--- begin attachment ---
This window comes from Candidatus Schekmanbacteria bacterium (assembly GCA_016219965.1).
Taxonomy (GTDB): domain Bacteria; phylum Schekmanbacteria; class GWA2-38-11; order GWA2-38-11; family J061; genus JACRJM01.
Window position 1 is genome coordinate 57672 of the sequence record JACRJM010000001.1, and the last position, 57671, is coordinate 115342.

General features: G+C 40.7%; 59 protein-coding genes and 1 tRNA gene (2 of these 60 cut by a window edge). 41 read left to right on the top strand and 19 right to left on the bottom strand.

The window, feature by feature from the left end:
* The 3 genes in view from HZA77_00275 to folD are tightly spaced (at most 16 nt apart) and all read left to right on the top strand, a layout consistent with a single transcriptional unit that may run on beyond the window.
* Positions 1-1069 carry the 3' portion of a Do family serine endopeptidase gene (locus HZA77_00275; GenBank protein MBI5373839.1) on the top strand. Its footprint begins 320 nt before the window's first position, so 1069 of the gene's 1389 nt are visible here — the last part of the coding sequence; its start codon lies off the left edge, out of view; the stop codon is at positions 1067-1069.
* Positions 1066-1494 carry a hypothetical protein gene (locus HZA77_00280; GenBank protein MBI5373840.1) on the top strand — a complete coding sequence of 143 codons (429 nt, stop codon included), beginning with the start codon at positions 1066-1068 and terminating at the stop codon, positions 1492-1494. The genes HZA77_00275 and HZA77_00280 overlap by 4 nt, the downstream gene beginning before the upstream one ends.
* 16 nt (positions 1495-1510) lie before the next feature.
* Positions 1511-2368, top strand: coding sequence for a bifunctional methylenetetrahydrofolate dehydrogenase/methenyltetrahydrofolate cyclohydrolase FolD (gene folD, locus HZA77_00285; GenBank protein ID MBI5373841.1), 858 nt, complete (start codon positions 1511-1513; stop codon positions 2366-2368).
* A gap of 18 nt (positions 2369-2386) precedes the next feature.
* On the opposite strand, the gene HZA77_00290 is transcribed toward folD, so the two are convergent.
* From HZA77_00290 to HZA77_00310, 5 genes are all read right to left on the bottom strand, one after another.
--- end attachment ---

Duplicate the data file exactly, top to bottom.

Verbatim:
This window comes from Candidatus Schekmanbacteria bacterium (assembly GCA_016219965.1).
Taxonomy (GTDB): domain Bacteria; phylum Schekmanbacteria; class GWA2-38-11; order GWA2-38-11; family J061; genus JACRJM01.
Window position 1 is genome coordinate 57672 of the sequence record JACRJM010000001.1, and the last position, 57671, is coordinate 115342.

General features: G+C 40.7%; 59 protein-coding genes and 1 tRNA gene (2 of these 60 cut by a window edge). 41 read left to right on the top strand and 19 right to left on the bottom strand.

The window, feature by feature from the left end:
* The 3 genes in view from HZA77_00275 to folD are tightly spaced (at most 16 nt apart) and all read left to right on the top strand, a layout consistent with a single transcriptional unit that may run on beyond the window.
* Positions 1-1069 carry the 3' portion of a Do family serine endopeptidase gene (locus HZA77_00275; GenBank protein MBI5373839.1) on the top strand. Its footprint begins 320 nt before the window's first position, so 1069 of the gene's 1389 nt are visible here — the last part of the coding sequence; its start codon lies off the left edge, out of view; the stop codon is at positions 1067-1069.
* Positions 1066-1494 carry a hypothetical protein gene (locus HZA77_00280; GenBank protein MBI5373840.1) on the top strand — a complete coding sequence of 143 codons (429 nt, stop codon included), beginning with the start codon at positions 1066-1068 and terminating at the stop codon, positions 1492-1494. The genes HZA77_00275 and HZA77_00280 overlap by 4 nt, the downstream gene beginning before the upstream one ends.
* 16 nt (positions 1495-1510) lie before the next feature.
* Positions 1511-2368, top strand: coding sequence for a bifunctional methylenetetrahydrofolate dehydrogenase/methenyltetrahydrofolate cyclohydrolase FolD (gene folD, locus HZA77_00285; GenBank protein ID MBI5373841.1), 858 nt, complete (start codon positions 1511-1513; stop codon positions 2366-2368).
* A gap of 18 nt (positions 2369-2386) precedes the next feature.
* On the opposite strand, the gene HZA77_00290 is transcribed toward folD, so the two are convergent.
* From HZA77_00290 to HZA77_00310, 5 genes are all read right to left on the bottom strand, one after another.